CoorsTek creates academy to train workers in response to labor shortage

Signs of labor shortages are everywhere. Restaurants have cut hours, warehouses are piling up produce waiting for truck drivers to deliver them, and construction projects are stretching for weeks and months longer than expected.

What if it was all about finding help? An estimated 4.3 million American workers left their jobs in August, or about 3 in every 100 workers, according to the United States Bureau of Labor Statistics. The game for employers has moved away from not just recruiting candidates, but also retaining the workers they have and keeping new hires over the long term.

“We’ve been in business for a long time, 110 years. Hiring for these positions is nothing new for us. What’s new is the approach we’re taking to tackle the work challenges that everyone is experiencing right now, ”said Irma Lockridge, HR and Systems Manager at CoorsTek at Golden, who developed a program called CoorsTek Academy.

CoorsTek saw demand for its ceramic products increase as the economy rebounded, putting it in full swing in a tough job market. The company, which employs about 6,000 people worldwide, including 1,100 in Colorado, has hired 1,700 people so far this year and plans to add 400 in the last quarter.

Labor markets were tight before the pandemic and just over two years ago the company launched a more comprehensive orientation program. But the CoorsTek Academy initiative has taken to another level at Golden, and includes a building dedicated to training new hires, technical trainers and dedicated mentors or ambassadors.

Rather than going through the usual pattern of posting a job and trying to find someone who fits the job, CoorsTek recruits candidates who represent a good cultural fit, then allows them to determine the options available and say where. they land.

“Rather than hiring for the job at hand, we are hiring for skills based on the future of our workforce planning needs. We will place them as we go based on their interest levels and our skill needs, ”Lockridge said.

So far, the program has made it easier for new hires to transition, reduced revenue and increased retention, which has enabled the company to find the help it needs to meet the additional business it needs. she gets it, she said.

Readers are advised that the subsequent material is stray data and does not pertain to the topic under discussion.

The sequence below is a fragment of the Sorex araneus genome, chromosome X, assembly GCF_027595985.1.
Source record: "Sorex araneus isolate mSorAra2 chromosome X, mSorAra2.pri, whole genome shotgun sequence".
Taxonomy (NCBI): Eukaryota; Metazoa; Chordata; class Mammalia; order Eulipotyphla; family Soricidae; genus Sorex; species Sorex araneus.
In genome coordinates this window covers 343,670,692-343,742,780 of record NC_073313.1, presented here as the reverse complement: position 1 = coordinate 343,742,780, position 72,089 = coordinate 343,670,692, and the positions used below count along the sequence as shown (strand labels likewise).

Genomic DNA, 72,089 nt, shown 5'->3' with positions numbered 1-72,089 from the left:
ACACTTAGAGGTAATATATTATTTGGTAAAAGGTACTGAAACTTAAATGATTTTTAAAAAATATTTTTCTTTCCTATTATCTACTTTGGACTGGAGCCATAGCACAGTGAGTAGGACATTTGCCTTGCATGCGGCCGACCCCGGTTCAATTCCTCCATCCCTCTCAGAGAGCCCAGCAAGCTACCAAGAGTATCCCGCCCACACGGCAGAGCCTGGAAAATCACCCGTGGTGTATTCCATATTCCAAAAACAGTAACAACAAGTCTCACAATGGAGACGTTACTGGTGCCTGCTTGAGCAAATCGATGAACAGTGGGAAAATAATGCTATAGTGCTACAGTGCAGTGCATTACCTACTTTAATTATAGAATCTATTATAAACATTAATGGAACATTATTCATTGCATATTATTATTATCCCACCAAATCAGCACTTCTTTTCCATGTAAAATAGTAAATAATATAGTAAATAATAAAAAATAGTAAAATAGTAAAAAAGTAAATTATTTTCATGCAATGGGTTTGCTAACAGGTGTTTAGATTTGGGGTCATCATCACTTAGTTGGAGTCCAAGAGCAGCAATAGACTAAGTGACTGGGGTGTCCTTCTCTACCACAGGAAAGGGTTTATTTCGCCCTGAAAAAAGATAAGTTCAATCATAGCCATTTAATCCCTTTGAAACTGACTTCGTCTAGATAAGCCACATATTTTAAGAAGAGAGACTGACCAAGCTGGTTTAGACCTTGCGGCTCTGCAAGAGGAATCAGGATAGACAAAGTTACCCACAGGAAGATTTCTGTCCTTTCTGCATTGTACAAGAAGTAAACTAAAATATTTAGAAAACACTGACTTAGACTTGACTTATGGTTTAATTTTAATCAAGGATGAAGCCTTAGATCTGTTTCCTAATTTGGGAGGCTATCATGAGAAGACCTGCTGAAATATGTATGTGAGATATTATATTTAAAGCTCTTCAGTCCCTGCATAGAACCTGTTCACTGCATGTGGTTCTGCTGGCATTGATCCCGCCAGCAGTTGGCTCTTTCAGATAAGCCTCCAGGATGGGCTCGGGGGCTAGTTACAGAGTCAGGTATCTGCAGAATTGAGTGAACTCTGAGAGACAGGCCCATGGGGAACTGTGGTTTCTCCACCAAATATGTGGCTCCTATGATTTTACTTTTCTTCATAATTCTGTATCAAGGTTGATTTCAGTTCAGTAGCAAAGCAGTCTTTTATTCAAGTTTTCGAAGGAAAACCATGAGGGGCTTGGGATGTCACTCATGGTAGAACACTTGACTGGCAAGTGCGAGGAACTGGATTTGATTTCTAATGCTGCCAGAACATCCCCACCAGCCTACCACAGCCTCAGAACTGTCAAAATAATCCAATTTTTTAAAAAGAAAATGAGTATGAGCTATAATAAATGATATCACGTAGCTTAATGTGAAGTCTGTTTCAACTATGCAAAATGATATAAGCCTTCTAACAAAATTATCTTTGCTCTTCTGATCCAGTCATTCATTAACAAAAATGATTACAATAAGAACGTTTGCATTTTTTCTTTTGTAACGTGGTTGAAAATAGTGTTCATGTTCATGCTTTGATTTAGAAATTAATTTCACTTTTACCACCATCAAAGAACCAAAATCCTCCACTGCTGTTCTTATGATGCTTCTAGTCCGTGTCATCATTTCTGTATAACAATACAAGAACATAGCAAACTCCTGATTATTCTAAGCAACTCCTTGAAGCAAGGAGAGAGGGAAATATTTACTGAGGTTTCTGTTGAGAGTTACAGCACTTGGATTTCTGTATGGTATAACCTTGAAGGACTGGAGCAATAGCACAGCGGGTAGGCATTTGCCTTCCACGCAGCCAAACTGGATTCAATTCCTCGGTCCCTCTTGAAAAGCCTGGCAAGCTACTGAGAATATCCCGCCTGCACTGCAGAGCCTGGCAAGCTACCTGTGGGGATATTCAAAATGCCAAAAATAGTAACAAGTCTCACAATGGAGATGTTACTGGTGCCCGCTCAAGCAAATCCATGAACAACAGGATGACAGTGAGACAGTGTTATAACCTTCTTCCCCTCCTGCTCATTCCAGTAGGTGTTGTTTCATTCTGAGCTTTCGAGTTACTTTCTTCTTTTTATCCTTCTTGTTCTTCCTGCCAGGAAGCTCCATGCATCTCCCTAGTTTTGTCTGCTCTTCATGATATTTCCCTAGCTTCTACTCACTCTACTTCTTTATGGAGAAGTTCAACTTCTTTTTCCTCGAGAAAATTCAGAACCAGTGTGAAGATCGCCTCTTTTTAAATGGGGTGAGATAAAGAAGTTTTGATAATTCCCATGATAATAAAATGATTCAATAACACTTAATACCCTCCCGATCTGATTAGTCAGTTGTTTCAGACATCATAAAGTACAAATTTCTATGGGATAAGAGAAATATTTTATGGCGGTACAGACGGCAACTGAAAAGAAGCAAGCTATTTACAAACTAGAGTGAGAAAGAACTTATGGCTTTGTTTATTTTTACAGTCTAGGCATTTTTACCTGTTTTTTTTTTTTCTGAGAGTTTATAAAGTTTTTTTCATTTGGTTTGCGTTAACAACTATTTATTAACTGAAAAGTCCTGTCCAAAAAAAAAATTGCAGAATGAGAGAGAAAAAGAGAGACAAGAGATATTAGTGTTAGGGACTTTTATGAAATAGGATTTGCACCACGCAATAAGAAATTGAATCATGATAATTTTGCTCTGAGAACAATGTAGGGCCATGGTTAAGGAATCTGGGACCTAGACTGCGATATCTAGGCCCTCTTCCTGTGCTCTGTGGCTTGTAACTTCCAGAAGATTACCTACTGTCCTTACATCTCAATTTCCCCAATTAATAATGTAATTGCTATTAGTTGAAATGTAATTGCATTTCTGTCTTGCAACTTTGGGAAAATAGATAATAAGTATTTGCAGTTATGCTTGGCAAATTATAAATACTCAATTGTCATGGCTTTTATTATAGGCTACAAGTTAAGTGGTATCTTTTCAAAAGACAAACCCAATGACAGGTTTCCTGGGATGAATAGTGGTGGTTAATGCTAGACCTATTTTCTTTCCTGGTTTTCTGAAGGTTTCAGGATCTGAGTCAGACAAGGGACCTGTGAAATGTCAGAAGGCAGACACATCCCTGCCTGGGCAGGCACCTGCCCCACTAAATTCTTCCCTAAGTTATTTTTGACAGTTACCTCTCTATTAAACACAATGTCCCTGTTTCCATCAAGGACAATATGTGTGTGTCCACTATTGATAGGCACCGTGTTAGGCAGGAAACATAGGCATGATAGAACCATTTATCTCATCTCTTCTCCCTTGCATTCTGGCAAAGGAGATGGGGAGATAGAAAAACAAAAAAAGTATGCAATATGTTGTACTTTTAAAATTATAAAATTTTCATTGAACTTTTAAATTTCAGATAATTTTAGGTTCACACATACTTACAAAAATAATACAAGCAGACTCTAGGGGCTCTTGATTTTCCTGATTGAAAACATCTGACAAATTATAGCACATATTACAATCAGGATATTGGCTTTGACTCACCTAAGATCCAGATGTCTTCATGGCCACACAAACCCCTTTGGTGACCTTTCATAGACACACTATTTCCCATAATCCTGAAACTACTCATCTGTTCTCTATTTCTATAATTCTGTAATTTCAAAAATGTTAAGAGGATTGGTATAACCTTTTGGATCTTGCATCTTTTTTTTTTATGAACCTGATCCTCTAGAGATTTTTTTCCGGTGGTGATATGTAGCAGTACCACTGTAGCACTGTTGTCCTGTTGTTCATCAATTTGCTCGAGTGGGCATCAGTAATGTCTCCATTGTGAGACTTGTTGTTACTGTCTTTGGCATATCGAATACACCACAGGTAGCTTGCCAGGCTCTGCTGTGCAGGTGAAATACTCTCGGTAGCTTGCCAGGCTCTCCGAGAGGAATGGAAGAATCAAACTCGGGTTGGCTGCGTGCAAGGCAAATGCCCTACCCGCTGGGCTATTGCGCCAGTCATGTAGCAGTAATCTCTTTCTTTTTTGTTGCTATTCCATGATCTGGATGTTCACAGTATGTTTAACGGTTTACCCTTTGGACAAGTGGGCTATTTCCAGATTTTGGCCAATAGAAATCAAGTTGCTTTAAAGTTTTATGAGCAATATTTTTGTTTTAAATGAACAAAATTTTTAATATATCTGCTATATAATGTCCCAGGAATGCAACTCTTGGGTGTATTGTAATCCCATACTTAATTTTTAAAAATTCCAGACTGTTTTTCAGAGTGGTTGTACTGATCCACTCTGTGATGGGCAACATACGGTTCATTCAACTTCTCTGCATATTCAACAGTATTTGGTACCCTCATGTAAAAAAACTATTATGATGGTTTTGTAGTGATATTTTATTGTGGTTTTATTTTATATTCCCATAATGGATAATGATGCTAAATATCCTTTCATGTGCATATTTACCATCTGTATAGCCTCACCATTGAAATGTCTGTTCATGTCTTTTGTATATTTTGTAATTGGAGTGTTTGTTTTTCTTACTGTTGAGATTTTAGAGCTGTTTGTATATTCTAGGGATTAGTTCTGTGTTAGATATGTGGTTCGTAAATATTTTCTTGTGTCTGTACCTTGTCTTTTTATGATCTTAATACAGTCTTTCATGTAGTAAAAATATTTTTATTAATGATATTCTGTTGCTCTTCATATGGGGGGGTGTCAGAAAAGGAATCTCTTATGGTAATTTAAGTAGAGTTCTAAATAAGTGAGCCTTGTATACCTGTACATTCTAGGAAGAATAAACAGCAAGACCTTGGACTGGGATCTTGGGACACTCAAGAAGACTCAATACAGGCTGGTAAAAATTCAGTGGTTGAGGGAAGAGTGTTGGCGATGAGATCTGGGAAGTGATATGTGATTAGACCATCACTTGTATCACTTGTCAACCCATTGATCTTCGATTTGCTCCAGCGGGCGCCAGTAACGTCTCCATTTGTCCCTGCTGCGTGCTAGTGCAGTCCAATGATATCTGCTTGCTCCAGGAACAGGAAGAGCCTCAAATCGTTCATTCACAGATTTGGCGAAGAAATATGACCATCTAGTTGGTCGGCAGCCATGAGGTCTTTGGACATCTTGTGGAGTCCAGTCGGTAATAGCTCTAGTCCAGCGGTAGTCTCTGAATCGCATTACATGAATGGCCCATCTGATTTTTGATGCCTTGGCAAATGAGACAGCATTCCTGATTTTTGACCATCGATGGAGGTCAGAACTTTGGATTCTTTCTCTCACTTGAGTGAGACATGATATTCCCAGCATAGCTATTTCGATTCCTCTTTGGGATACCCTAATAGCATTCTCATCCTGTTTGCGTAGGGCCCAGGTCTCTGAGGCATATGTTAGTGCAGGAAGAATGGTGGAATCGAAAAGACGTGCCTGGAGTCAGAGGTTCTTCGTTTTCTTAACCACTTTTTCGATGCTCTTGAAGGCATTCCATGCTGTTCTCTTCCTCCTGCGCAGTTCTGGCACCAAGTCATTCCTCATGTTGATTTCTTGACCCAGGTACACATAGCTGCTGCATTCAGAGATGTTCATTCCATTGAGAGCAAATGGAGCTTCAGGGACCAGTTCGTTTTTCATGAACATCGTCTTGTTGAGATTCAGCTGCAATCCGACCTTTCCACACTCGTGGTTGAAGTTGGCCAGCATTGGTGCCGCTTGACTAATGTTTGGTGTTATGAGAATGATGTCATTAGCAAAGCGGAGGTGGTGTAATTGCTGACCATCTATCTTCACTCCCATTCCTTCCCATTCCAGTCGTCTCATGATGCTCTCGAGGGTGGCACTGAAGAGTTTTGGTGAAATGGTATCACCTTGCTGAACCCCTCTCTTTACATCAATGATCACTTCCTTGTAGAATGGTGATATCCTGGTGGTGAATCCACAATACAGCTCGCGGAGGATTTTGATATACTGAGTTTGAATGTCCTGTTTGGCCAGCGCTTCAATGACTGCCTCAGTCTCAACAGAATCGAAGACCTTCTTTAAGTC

Matching the right people to the right positions, those they feel they had a say in the selection, should improve productivity, increase job satisfaction, and contribute to permanence or “visibility” as Lockridge describes. It is an antidote to a period that some call the “Great Resignation”.

With the help of technical trainers like Aaron Erkman, new hires visit different departments and factories, as well as an observation internship to help them get a feel for where they think they might belong. and where they might want to go in the future.

Erkman, a former teacher, started with CoorsTek in Grand Junction, moved to work in Golden, and then moved to Arkansas. He jumped at the chance to become a coach when the openings came up last spring.

“We had to be more agile. We need to be a game changer on the attrition situation, ”Erkman said. He also credits management with the fact that the earlier an investment is made with a new hire, the greater the rewards behind the scenes.

Even with the initial selection, not everyone who enters the academy finds the right position. About three in ten hires do not succeed until the end. But that’s not necessarily negative as it saves time and money for both the business and its prospects.

For the majority of recruits who complete the academy, becoming familiar with the various departments and production facilities helps them visualize a career path, Erkman said. The academy also helps them understand why their work is important.